Big Bend, Part II - Or, That's as Close to Lightning as I Need to Be by Josh Trudell

As I carried the box holding my camera bag back to my room, lightning flashed to the south. Backing up for a second – the Chisos Mountain Lodge sits in a big bowl in the mountains. The Window is a crack in the west side of the bowl, making a beautiful spot for sunsets – or lightning watching, if you’re into that kind of thing.

From where I was standing, lightning buzzed and flashed through the clouds to the west – still far enough away that it wasn’t raining, but making for some great views through the Window.

Racing back to my room, I pulled out my bag and tripod and headed for a small scenic overlook trail in front of the lodge. The storm seemed to be drifting to the left of the Window, behind the mountains, but some long exposures helped me capture a couple of lightning strikes.

After about 20 minutes of shooting, I went back to the room to see what Superwife’s plans were for the evening. We had talked about going for an evening hike, and I was hoping to find a place where we could continue to watch the storm.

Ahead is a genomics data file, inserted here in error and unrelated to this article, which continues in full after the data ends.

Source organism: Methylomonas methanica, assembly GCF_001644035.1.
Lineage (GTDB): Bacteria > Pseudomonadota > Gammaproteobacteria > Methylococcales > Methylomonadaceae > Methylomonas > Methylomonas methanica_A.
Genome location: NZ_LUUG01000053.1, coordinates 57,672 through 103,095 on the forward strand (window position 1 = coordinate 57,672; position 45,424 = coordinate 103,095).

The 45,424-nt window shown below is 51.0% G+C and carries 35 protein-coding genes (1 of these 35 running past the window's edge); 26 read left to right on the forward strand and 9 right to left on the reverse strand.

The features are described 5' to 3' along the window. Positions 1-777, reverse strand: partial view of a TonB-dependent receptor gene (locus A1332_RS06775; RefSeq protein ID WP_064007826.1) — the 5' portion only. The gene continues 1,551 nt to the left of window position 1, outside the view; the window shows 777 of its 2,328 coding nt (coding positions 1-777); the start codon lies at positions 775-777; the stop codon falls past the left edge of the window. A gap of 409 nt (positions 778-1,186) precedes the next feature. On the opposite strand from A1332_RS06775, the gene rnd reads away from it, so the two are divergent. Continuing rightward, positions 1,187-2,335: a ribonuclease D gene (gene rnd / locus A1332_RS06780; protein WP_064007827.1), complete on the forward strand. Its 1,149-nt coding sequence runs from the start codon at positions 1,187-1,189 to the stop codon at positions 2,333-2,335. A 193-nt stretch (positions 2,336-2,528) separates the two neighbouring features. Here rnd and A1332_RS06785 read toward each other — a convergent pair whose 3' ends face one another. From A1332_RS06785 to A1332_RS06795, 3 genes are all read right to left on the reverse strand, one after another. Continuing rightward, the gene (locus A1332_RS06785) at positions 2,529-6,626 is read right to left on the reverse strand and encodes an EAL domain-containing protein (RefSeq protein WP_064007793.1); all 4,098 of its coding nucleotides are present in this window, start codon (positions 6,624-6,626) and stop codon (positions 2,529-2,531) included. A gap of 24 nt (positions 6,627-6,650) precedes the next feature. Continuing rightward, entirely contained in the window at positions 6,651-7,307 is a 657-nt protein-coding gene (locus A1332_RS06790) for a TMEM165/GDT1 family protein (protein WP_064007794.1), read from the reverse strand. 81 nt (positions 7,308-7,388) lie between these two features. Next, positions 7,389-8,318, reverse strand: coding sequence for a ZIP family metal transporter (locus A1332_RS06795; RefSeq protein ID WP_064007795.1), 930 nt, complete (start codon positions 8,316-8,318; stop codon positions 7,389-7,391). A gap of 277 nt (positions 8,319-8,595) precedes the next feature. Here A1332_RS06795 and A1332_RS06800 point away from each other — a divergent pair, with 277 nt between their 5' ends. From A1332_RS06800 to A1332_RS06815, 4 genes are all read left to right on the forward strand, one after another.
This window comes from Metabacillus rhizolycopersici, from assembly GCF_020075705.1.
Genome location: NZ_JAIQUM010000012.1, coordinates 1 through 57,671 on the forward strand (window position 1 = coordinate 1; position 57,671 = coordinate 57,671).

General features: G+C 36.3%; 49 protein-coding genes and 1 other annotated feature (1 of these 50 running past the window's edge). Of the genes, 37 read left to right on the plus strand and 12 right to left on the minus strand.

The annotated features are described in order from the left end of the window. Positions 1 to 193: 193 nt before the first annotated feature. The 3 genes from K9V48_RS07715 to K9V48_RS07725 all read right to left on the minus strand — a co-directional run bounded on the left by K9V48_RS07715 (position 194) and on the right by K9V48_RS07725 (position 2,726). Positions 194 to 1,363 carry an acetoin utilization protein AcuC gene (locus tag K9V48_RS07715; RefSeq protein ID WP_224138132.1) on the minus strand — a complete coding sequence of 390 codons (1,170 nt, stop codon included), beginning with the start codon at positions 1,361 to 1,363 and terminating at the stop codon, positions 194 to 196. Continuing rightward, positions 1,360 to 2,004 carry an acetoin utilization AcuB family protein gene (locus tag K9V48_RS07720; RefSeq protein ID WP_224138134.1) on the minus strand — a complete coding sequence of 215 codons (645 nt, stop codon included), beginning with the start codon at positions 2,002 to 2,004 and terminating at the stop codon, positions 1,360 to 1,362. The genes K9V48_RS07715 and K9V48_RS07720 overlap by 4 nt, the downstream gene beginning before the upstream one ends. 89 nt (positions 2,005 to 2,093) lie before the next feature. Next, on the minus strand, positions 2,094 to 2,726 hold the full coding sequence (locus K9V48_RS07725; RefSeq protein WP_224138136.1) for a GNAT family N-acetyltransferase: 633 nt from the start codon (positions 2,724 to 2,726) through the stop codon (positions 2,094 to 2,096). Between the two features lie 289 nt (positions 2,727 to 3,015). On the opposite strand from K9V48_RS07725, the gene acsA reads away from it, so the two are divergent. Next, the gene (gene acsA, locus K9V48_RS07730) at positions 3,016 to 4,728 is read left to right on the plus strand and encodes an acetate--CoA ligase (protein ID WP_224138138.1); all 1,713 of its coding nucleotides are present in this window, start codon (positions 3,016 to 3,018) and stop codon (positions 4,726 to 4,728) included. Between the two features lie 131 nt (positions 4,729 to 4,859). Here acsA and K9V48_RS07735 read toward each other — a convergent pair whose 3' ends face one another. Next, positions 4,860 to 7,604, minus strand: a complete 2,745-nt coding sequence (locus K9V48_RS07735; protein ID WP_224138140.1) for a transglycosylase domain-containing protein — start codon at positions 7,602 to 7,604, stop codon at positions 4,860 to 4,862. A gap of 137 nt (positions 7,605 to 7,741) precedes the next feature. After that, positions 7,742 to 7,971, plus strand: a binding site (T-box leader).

Not a problem, as it turned out.

We packed our gear, stepped out of our room, and found a cloud monster had eaten the surrounding mountains.

The storm had shifted course, bringing the lightning and rain right into the bowl around us. The wind picked up fast, blowing hats off and sending papers swirling. Rain began to pelt us, hard drops that sprayed off the ground. Thunder boomed around the timpani drum of the mountains.

Immediately giving up on the hike, we started for the lodge. I stopped in amazement as the clouds rolled down the mountain behind our building, disappearing the trees and rock formations.

I stopped to try and capture the swarming clouds, but the wind and rain made it almost impossible. I shot one frame:

And then we ran for the lodge, where we sat and felt very small as the storm raged around us.

The turning point was a sudden change in tone from the roof and windows. Quarter-sized hail started bouncing off the deck and dinging the cars in the parking lot.

After about 15 minutes of that, the storm lessened quickly, leaving a watercolor-smeared sky.

Next – Why all that rain in a desert isn’t necessarily a good thing.